New Kid on the Block

I’m in grad school.

It’s kind of weird for me to say that because it still feels new to me.  I’ve been in the Behavioral Neuroscience Graduate Program at OHSU for just little over a month, and there are so many things I want to share: moving to a new city, my first rotation, being back in class after a two year hiatus… I’ll spare you from most of it for now.

I imagine my first month in Portland has been similar to the initial response a mouse experiences in the open field arena.  You know, novel environment, isolation from cage mates, and all that.  There’s a fear of danger but a desire to explore the unknown.  I’ve already learned a lot from my initial exposure to grad school though.  For example, homesickness can hit you hard no matter how short the time away.  Cry, call home, do what you need to, but remember to appreciate that you have a home worth missing.  Or on a more practical note, with the recent power outage on campus, I’ve learned class material—like what to do in the case of missing data—can quickly become relevant during your rotation.  (I mourn your loss, missing circadian activity data.) And of course there’s the scientific research, the reason I’m here.

When offered an opportunity to write for StudentSpeak about my graduate experience, my interest was immediately piqued.  I like writing; I even minored in English as an undergrad.  Plus, it seemed like a great way to record this crazy new adventure I’ve begun.  Truthfully though, I hesitated because I knew I was in for a tough journey—one that I am sure will be filled with difficulties and failures I won’t want to share.  See, grad school has this reputation of being an unrelenting bully.  Five, six, seven years of stress, self-doubt, failed experiments, etc.  It’s easy for me to be nervous.  But like mentors and friends have done for me, I want others considering a graduate education and those pursuing a career in science to know it’s not a crazy idea.  It’s difficult for sure, but doable. Right now I have this opportunity to learn exactly what I want and discover new ideas.  It’s a sweet deal.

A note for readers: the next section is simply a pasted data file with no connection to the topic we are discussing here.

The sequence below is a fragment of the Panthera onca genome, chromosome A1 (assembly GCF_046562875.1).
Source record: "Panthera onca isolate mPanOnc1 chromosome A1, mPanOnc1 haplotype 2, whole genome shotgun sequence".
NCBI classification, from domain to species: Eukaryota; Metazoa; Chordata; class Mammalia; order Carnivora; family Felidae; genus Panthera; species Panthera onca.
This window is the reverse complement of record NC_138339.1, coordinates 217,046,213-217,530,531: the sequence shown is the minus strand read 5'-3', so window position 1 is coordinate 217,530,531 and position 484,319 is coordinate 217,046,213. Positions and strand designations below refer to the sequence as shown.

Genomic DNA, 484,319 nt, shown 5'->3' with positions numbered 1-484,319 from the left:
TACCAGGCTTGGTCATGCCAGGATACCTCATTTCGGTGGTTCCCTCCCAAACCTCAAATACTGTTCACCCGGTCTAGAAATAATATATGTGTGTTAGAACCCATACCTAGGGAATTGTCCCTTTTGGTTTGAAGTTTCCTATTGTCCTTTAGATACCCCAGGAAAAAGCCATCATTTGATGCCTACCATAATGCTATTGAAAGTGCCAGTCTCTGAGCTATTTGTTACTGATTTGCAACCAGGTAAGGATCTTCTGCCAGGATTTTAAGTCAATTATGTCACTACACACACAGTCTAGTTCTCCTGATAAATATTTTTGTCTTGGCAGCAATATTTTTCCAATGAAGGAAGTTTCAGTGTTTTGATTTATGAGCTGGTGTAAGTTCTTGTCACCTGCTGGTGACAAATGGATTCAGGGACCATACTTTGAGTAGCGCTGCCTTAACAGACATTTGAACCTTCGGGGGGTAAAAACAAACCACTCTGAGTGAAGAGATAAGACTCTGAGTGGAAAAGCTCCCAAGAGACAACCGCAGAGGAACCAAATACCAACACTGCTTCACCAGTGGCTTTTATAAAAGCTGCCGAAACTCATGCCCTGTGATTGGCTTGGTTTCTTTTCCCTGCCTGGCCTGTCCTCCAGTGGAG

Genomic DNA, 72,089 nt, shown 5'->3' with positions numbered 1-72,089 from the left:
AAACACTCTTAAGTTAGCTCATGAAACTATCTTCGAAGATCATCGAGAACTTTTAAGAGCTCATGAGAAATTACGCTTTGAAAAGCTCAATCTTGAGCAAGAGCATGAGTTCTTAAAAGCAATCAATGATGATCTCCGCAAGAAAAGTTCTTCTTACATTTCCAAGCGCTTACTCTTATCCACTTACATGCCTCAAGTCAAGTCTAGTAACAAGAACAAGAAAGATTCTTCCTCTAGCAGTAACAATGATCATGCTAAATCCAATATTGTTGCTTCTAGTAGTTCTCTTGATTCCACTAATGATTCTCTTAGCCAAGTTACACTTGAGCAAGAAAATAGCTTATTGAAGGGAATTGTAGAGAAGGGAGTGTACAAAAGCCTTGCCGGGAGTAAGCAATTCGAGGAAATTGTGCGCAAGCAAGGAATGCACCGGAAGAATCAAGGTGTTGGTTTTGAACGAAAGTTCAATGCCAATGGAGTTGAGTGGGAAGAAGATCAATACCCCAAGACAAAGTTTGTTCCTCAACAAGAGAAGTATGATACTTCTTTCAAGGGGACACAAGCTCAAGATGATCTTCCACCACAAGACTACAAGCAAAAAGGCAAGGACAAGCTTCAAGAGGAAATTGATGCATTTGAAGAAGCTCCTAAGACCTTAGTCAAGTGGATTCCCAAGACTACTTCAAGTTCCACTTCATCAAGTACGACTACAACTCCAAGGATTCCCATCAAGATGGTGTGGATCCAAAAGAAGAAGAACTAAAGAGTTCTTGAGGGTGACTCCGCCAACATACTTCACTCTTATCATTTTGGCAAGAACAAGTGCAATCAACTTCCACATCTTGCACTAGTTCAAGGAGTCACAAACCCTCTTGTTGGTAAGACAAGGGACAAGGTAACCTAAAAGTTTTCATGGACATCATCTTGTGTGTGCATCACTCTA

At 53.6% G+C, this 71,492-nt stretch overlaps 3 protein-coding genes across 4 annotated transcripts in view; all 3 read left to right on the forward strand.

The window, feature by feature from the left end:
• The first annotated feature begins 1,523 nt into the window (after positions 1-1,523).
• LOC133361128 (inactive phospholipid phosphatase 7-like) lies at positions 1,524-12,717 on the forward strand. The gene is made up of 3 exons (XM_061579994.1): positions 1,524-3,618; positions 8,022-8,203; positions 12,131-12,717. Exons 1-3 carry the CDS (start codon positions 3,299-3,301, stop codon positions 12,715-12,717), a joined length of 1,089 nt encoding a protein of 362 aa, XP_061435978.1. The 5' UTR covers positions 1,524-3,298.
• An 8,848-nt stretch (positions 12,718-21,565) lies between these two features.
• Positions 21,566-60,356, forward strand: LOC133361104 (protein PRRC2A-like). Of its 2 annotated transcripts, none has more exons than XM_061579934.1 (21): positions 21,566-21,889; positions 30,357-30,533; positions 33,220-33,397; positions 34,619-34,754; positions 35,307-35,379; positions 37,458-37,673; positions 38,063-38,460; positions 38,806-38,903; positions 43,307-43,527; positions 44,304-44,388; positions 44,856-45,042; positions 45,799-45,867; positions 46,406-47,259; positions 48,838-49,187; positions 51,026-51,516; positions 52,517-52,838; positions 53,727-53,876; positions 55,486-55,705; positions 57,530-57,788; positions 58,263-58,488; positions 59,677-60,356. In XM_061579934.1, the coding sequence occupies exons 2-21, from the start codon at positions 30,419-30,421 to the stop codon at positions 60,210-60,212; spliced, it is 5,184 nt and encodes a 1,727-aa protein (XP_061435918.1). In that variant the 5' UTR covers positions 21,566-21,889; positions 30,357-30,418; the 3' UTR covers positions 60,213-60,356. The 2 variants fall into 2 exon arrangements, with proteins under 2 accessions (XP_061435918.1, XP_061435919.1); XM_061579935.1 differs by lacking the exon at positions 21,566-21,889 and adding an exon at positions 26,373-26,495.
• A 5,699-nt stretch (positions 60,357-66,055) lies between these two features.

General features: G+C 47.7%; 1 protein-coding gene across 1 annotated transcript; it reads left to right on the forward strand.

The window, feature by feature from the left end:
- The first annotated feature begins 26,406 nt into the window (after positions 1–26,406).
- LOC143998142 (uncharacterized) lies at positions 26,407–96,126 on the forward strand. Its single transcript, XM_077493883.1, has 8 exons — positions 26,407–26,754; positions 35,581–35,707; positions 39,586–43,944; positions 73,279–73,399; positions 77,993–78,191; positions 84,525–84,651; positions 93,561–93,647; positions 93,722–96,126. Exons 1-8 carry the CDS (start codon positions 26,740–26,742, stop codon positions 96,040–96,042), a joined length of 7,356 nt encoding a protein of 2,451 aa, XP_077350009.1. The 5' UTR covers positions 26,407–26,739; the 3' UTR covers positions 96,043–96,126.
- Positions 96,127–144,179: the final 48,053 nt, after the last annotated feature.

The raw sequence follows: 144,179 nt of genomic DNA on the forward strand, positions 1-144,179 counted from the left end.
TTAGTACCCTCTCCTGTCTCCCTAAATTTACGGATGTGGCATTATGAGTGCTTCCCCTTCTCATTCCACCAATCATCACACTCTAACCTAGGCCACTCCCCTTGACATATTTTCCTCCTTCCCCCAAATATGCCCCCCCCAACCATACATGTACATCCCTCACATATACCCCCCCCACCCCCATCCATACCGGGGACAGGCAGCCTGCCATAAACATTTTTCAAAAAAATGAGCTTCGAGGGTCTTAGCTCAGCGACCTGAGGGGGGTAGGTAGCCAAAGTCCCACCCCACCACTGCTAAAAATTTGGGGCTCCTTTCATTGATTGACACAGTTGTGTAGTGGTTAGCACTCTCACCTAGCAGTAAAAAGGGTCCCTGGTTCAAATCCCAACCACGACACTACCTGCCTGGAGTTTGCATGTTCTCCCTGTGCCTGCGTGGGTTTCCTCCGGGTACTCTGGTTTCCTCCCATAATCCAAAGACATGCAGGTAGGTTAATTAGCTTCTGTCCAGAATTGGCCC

Maybe I’m too excited to care about the challenges ahead.  I do know I’m ready for this.

So grad school, bring it.

A little humor courtesy of “Piled Higher and Deeper” by Jorge Cham www.phdcomics.com

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Comments

  1. Great first post, Eileen! You accurately captured the the excitement and fear of a first year student. There’s such a mix! You get pumped about an idea, a project, but then right as you get comfortable with a technique, you switch labs! Then you have the “privilege” to be completely clueless and feel lost all over again. You have a great attitude. Good luck!

  2. What a wonderful post, describing the insecurity and excitement of beginning grad school. The first year is the hardest- after that I expect that you will be comfortable doing your own science in ways you could not have imagined a year ago. Welcome to Graduate School!

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StudentSpeak

StudentSpeak

Ever wondered what life is like as a student at OHSU? What does it take to become a researcher? Just how gross is gross anatomy? Welcome to the blog that answers these – and many other – questions. It’s students writing first-hand about their commitment to careers in science and health care. It’s honest about the challenges as well as the joys. It’s not always pretty. But it is our story. Thank you for sharing it with us. And please, let us know what you think.

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